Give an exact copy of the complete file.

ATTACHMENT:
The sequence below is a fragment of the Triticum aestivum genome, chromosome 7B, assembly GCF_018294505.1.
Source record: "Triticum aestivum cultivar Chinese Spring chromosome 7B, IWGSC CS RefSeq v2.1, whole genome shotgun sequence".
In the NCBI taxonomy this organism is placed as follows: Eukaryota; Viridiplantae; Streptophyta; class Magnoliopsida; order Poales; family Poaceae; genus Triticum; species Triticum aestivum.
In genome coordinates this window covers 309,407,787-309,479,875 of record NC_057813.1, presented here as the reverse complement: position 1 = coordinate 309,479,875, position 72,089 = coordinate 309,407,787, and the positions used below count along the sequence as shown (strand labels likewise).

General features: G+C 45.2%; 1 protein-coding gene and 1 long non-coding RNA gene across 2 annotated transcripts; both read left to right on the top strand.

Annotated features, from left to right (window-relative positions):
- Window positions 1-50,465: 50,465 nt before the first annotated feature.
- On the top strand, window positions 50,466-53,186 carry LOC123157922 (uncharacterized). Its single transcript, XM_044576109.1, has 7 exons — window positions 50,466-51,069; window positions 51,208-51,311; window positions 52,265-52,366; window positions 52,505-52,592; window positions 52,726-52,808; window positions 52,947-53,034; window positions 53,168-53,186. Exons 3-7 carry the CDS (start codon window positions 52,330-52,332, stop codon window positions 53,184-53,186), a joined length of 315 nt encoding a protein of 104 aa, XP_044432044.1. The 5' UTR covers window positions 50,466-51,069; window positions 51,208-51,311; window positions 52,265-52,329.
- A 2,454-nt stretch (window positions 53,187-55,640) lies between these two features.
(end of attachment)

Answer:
The sequence below is a fragment of the Triticum aestivum genome, chromosome 7B, assembly GCF_018294505.1.
Source record: "Triticum aestivum cultivar Chinese Spring chromosome 7B, IWGSC CS RefSeq v2.1, whole genome shotgun sequence".
In the NCBI taxonomy this organism is placed as follows: Eukaryota; Viridiplantae; Streptophyta; class Magnoliopsida; order Poales; family Poaceae; genus Triticum; species Triticum aestivum.
In genome coordinates this window covers 309,407,787-309,479,875 of record NC_057813.1, presented here as the reverse complement: position 1 = coordinate 309,479,875, position 72,089 = coordinate 309,407,787, and the positions used below count along the sequence as shown (strand labels likewise).

General features: G+C 45.2%; 1 protein-coding gene and 1 long non-coding RNA gene across 2 annotated transcripts; both read left to right on the top strand.

Annotated features, from left to right (window-relative positions):
- Window positions 1-50,465: 50,465 nt before the first annotated feature.
- On the top strand, window positions 50,466-53,186 carry LOC123157922 (uncharacterized). Its single transcript, XM_044576109.1, has 7 exons — window positions 50,466-51,069; window positions 51,208-51,311; window positions 52,265-52,366; window positions 52,505-52,592; window positions 52,726-52,808; window positions 52,947-53,034; window positions 53,168-53,186. Exons 3-7 carry the CDS (start codon window positions 52,330-52,332, stop codon window positions 53,184-53,186), a joined length of 315 nt encoding a protein of 104 aa, XP_044432044.1. The 5' UTR covers window positions 50,466-51,069; window positions 51,208-51,311; window positions 52,265-52,329.
- A 2,454-nt stretch (window positions 53,187-55,640) lies between these two features.